Five things to do or see this month

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An event at the Partisan Coffee House

Partisan Coffee House

Four Corners gallery, Bethnal Green, London, 5-27 May

The Partisan Coffee House was founded by radical historian Raphael Samuel and cultural theorist Stuart Hall in 1958 in Soho. It was the spiritual home of the New Left and among its clientele were activists, writers, artists and intellectuals. In its short existence it staged debates, film screenings, exhibitions, skiffle and folk music nights. The Four Corners exhibition includes photographs by documentary photographer Roger Mayne, alongside printed materials, film clips and oral histories.


Podcast out now

The makers of 2014’s landmark podcast Serial again look set to redefine the medium. Over seven beautifully constructed episodes, we get a portrait of climate change fanatic, clock restorer and conspiracy theorist John B Maclemore from “Shit-town”, Alabama. There are revelations, devastating events and elegiac moments. Layers of Maclemore’s life are peeled away to reveal an extraordinary individual contending with the alienation and repressive attitudes of the rural deep south.

Russian Revolution: Hope, Tragedy, Myths

British Library, London, until September

Another major institution contends with the centenary of the Russian Revolution. On display is a first edition of the Communist Manifesto; Lenin’s handwritten application for a Reader Pass; a draft of a Trotsky speech; propaganda materials both revolutionary and anti-Bolshevik; and the personal diary of Tsar Nicholas II. The BL promises to present the tales of ordinary people living through extraordinary times.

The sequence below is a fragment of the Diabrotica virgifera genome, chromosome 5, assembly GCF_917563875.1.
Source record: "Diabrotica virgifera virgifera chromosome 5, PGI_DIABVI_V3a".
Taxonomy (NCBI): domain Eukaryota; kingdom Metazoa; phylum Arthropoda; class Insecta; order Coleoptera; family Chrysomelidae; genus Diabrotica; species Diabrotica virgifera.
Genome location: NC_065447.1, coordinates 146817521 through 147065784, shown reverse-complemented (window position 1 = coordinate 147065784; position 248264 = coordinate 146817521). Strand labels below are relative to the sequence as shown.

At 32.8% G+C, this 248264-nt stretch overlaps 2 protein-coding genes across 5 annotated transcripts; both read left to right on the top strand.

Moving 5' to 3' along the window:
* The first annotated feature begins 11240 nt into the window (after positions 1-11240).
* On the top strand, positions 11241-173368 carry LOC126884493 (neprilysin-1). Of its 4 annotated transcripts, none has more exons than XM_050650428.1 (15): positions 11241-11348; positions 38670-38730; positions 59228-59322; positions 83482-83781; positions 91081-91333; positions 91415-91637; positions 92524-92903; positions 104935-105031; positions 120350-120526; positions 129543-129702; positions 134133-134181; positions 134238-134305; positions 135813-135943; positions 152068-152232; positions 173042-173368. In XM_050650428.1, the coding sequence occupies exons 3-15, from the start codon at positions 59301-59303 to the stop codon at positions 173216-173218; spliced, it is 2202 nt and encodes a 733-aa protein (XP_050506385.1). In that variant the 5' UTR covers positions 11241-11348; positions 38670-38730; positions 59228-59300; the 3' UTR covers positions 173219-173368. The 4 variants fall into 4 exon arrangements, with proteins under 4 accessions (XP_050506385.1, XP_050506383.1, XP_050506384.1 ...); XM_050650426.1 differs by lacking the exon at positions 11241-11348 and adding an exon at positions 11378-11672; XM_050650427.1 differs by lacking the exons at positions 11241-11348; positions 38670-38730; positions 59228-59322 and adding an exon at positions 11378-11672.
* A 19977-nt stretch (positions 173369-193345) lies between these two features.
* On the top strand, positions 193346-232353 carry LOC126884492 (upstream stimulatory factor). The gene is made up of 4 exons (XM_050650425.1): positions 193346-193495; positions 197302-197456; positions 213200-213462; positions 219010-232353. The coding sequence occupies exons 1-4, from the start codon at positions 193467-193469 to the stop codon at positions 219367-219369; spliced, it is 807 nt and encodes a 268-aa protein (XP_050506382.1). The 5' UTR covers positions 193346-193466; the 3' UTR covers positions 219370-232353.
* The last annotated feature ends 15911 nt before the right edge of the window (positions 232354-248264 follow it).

Brighton Festival

Various venues, 6-28 May

This year’s guest director is poet, musician and theatre maker Kate Tempest. The programme celebrates what Tempest calls the “Everyday Epic” — art that helps us connect to ourselves and others, explores our individual stories and differences, and encourages audiences to take a walk in someone else’s shoes. The eclectic line-up spans theatre, dance, music, visual art, film, debate and spoken word.


Cardiff, various venues, 1-31 May

This year’s Cardiff International Festival of Photography looks at “revolution”, investigating moments of social change in pursuit of utopias, human rights and identity. The festival aims to examine the dramatic changes over the last 100 years to the way we live. Highlights include a commissioned piece by Peter Kennard and Cat Phillipps entitled “State of the Nation”. Also featured are a number of younger artists documenting life in contemporary Russia.